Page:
A mile north was born George Rogers Clark, defender of Kentucky and conqueror of the Northwest, November 19, 1752.Map (db m17271) HM
8Virginia (Albemarle County), Charlottesville — W-166 — Convention Army The Barracks
In Jan. 1779, during the American Revolution, 4,000 British troops and German mercenaries (commonly known as “Hessians”) captured following the Battle of Saratoga in New York arrived here after marching from Massachusetts. It was called . . . Map (db m55784) HM
9Virginia (Albemarle County), Charlottesville — W-163 — Revolutionary Soldiers Graves
Jesse Pitman Lewis (d. March 8, 1849), of the Virginia Militia, and Taliaferro Lewis (d. July 12, 1810), of the Continental Line, two of several brothers who fought in the War for Independence, are buried in the Lewis family cemetery 100 yards south . . . Map (db m3994) HM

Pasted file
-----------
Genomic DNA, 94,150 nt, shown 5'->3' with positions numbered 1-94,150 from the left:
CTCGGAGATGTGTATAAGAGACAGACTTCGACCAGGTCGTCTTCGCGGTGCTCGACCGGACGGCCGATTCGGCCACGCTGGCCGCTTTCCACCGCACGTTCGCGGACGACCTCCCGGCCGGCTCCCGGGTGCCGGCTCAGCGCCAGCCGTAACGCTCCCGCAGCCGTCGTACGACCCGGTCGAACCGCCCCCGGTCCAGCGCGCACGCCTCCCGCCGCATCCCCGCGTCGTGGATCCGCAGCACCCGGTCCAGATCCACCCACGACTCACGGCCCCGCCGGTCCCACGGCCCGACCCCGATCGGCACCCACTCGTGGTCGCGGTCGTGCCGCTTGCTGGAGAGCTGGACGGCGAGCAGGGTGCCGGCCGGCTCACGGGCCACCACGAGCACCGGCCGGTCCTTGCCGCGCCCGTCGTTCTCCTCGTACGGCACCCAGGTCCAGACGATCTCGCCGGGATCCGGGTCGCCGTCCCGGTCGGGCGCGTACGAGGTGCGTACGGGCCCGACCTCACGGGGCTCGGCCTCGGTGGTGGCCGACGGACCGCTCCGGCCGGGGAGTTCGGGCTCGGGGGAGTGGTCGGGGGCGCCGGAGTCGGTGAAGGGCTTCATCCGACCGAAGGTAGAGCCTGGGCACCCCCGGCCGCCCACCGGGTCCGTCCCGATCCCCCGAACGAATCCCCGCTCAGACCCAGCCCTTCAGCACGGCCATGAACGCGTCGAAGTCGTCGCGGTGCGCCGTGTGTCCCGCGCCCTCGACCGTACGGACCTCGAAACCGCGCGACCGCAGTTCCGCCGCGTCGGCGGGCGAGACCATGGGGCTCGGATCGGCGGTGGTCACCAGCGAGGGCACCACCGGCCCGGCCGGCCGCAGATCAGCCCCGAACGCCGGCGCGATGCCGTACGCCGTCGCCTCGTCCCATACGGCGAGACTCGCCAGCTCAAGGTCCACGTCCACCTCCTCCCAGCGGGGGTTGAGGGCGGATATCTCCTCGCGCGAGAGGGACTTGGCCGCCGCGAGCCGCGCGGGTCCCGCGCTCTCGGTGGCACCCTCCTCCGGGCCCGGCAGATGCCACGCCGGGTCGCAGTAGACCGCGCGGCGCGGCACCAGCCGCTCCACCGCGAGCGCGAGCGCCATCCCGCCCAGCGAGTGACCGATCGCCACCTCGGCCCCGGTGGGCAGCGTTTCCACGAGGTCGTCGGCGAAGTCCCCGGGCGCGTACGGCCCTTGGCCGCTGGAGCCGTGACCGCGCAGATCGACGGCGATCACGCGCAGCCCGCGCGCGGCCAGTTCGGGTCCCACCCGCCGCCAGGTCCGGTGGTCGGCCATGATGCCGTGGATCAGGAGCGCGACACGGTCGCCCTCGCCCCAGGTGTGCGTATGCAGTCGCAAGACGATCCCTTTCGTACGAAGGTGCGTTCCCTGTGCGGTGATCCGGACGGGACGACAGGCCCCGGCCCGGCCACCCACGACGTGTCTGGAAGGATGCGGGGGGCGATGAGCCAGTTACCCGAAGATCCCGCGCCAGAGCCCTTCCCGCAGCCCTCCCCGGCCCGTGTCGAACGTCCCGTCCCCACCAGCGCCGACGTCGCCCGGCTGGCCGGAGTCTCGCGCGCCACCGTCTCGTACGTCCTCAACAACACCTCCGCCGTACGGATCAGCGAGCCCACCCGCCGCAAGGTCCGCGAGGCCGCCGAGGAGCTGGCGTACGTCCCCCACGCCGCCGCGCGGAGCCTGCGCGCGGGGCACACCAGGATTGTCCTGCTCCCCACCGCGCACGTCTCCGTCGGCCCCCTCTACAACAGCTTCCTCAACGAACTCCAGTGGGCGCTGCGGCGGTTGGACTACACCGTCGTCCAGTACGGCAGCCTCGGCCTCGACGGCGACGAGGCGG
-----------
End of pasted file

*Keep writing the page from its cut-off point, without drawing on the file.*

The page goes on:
10Virginia (Albemarle County), Charlottesville — Thomas Jefferson
Here was born Thomas Jefferson April 13, 1743 Lover of LibertyMap (db m68666) HM
11Virginia (Albemarle County), Charlottesville — Thomas JeffersonCitizen-Statesman-Patriot
The greatest advocate of human liberty Opposing special privileges He loved and trusted The People To commemorate his Purchase of Louisiana Erected by The Jefferson Club of St. Louis MO on their pilgrimage Oct 12, 1901 to . . . Map (db m99849) HM
12Virginia (Albemarle County), Charlottesville — Thomas Jefferson Monument
Proclaim Liberty throughtout the land unto the inhabitants thereof —Leviticus XXIV. This monument to Thomas Jefferson was presented to the people to perpetuate the teachings and examples of the Founders of the . . . Map (db m8805) HM
13Virginia (Albemarle County), Cobham — W-205 — Revolutionary War Campaign of 1781Mechunk Creek
After reinforcements from Brig. Gen "Mad" Anthony Wayne arrived on 10 June 1781, the Marquis de Lafayette moved south from his camp on the Rapidan River to prevent further raids by Gen. Charles Cornwallis British troops encamped at Elk Hill. By 13 . . . Map (db m22617) HM
14Virginia (Albemarle County), Gordonsville — Z-151 — Albemarle County/Louisa County
ALBEMARLE COUNTY Albemarle County was formed in 1744 from Goochland County and named for William Anne Keppel, the second Earl of Albemarle, titular governor of Virginia from 1737 to 1754. A portion of Louisa County was later added to Albemarle . . . Map (db m22780) HM